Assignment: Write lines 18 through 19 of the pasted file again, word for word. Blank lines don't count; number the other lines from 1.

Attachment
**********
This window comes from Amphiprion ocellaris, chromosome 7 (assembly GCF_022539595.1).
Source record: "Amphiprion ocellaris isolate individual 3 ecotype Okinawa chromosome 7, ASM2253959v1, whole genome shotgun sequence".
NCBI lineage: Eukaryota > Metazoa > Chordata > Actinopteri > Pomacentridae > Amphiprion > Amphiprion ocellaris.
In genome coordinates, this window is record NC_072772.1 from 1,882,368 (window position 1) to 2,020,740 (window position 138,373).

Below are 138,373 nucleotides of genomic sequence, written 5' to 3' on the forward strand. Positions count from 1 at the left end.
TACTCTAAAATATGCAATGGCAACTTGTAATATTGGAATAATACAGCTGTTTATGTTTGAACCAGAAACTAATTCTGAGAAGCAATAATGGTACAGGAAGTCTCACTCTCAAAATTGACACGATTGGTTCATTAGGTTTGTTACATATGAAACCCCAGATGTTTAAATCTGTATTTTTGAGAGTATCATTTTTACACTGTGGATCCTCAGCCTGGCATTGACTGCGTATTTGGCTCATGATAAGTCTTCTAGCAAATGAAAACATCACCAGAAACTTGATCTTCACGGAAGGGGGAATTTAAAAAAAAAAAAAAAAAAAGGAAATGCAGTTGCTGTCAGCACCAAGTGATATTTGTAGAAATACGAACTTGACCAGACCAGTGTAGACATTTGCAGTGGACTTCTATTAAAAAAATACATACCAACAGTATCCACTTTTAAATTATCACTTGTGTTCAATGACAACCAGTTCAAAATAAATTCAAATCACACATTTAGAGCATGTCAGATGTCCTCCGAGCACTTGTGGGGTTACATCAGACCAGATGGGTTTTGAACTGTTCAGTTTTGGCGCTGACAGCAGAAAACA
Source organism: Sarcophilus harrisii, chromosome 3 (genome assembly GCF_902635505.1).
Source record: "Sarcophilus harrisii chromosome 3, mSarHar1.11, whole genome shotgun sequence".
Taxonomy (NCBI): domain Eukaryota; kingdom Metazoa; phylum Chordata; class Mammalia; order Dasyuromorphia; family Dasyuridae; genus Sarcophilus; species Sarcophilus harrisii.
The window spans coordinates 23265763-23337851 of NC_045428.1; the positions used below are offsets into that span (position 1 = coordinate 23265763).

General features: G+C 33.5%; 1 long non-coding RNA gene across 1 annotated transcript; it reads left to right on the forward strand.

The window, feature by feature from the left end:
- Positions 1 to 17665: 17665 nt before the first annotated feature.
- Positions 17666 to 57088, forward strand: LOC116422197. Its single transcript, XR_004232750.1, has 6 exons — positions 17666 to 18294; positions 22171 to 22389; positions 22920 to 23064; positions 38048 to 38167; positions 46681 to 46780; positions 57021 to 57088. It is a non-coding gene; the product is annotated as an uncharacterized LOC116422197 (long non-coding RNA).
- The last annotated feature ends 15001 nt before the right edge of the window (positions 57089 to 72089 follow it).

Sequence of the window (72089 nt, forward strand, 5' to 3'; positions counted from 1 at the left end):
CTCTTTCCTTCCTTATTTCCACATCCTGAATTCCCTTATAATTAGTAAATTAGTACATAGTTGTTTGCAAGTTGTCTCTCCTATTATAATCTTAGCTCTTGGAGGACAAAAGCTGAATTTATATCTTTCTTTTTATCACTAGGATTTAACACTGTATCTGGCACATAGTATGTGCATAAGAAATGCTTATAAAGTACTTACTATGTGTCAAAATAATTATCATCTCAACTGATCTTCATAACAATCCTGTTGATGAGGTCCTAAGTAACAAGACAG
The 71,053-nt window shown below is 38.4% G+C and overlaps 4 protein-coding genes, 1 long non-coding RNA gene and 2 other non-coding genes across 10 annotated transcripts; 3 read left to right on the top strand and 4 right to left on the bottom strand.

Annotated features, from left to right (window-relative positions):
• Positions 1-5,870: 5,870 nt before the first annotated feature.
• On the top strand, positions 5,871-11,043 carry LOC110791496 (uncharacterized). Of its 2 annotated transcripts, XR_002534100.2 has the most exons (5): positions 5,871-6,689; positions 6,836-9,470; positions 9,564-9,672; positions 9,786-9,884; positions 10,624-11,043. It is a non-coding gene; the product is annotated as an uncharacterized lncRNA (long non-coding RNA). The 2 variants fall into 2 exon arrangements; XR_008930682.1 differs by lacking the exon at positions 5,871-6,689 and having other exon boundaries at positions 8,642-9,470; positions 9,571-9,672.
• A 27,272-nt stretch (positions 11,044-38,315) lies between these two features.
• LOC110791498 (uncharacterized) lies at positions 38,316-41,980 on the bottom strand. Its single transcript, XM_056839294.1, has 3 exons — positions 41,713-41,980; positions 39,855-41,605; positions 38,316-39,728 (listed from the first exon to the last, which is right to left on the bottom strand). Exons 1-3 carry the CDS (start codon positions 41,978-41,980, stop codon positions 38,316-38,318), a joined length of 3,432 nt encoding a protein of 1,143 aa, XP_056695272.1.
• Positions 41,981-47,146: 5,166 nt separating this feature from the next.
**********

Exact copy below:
The 71,053-nt window shown below is 38.4% G+C and overlaps 4 protein-coding genes, 1 long non-coding RNA gene and 2 other non-coding genes across 10 annotated transcripts; 3 read left to right on the top strand and 4 right to left on the bottom strand.

Annotated features, from left to right (window-relative positions):